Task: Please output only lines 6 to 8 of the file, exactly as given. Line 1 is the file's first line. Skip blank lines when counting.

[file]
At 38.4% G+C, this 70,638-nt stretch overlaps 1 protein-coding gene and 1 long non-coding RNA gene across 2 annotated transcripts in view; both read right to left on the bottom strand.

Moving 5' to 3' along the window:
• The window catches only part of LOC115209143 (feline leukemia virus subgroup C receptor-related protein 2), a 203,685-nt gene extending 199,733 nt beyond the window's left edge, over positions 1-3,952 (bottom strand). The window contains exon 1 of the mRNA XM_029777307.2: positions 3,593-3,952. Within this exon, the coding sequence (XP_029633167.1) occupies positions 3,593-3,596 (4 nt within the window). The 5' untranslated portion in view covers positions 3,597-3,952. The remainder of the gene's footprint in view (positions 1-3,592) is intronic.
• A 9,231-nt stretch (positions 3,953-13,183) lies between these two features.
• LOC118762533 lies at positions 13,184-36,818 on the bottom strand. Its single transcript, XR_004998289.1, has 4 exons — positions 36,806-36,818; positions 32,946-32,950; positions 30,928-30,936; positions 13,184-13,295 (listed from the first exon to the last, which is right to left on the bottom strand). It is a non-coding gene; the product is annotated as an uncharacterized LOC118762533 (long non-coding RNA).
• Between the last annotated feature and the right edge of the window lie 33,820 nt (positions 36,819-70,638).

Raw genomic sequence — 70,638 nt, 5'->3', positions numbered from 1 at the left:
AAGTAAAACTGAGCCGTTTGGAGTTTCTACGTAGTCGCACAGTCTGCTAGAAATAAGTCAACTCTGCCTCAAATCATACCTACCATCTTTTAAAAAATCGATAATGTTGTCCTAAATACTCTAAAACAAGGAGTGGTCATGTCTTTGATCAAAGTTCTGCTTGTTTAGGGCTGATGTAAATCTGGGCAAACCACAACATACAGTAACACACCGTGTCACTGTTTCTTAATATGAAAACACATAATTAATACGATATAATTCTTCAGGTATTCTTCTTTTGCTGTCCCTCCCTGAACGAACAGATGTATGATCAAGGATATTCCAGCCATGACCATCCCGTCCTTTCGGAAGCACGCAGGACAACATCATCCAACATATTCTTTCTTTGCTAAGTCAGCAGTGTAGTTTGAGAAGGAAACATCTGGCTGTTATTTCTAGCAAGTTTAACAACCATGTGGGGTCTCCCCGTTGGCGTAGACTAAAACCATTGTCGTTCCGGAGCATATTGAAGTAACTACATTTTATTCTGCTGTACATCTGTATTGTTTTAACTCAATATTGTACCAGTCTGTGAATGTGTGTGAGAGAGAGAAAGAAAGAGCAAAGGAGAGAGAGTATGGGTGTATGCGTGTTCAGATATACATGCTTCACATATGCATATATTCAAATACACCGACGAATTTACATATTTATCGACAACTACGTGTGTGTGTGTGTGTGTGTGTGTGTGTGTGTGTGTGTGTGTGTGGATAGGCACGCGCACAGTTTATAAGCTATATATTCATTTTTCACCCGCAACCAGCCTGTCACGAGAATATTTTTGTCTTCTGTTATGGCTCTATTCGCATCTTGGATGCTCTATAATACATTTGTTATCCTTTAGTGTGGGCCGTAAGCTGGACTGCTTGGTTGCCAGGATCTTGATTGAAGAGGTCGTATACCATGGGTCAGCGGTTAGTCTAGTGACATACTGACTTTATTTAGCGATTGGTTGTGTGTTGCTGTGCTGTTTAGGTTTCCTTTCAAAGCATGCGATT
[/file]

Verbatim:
• Between the last annotated feature and the right edge of the window lie 33,820 nt (positions 36,819-70,638).

Raw genomic sequence — 70,638 nt, 5'->3', positions numbered from 1 at the left:
AAGTAAAACTGAGCCGTTTGGAGTTTCTACGTAGTCGCACAGTCTGCTAGAAATAAGTCAACTCTGCCTCAAATCATACCTACCATCTTTTAAAAAATCGATAATGTTGTCCTAAATACTCTAAAACAAGGAGTGGTCATGTCTTTGATCAAAGTTCTGCTTGTTTAGGGCTGATGTAAATCTGGGCAAACCACAACATACAGTAACACACCGTGTCACTGTTTCTTAATATGAAAACACATAATTAATACGATATAATTCTTCAGGTATTCTTCTTTTGCTGTCCCTCCCTGAACGAACAGATGTATGATCAAGGATATTCCAGCCATGACCATCCCGTCCTTTCGGAAGCACGCAGGACAACATCATCCAACATATTCTTTCTTTGCTAAGTCAGCAGTGTAGTTTGAGAAGGAAACATCTGGCTGTTATTTCTAGCAAGTTTAACAACCATGTGGGGTCTCCCCGTTGGCGTAGACTAAAACCATTGTCGTTCCGGAGCATATTGAAGTAACTACATTTTATTCTGCTGTACATCTGTATTGTTTTAACTCAATATTGTACCAGTCTGTGAATGTGTGTGAGAGAGAGAAAGAAAGAGCAAAGGAGAGAGAGTATGGGTGTATGCGTGTTCAGATATACATGCTTCACATATGCATATATTCAAATACACCGACGAATTTACATATTTATCGACAACTACGTGTGTGTGTGTGTGTGTGTGTGTGTGTGTGTGTGTGTGTGTGTGGATAGGCACGCGCACAGTTTATAAGCTATATATTCATTTTTCACCCGCAACCAGCCTGTCACGAGAATATTTTTGTCTTCTGTTATGGCTCTATTCGCATCTTGGATGCTCTATAATACATTTGTTATCCTTTAGTGTGGGCCGTAAGCTGGACTGCTTGGTTGCCAGGATCTTGATTGAAGAGGTCGTATACCATGGGTCAGCGGTTAGTCTAGTGACATACTGACTTTATTTAGCGATTGGTTGTGTGTTGCTGTGCTGTTTAGGTTTCCTTTCAAAGCATGCGATT